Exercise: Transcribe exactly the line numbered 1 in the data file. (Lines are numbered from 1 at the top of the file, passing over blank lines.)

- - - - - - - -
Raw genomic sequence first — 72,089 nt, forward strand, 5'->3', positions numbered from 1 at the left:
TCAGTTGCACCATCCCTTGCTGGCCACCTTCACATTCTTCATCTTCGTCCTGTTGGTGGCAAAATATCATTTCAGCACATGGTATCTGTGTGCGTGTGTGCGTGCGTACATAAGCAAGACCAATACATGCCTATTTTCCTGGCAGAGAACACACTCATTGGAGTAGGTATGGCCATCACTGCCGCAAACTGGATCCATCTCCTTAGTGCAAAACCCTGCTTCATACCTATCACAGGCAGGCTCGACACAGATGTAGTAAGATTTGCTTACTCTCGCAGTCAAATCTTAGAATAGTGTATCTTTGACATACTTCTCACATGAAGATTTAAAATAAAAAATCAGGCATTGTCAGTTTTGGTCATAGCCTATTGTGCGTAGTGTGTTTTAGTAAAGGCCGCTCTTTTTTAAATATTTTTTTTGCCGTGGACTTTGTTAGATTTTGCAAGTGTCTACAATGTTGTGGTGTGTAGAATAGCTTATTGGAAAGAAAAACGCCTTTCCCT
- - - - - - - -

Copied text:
Raw genomic sequence first — 72,089 nt, forward strand, 5'->3', positions numbered from 1 at the left: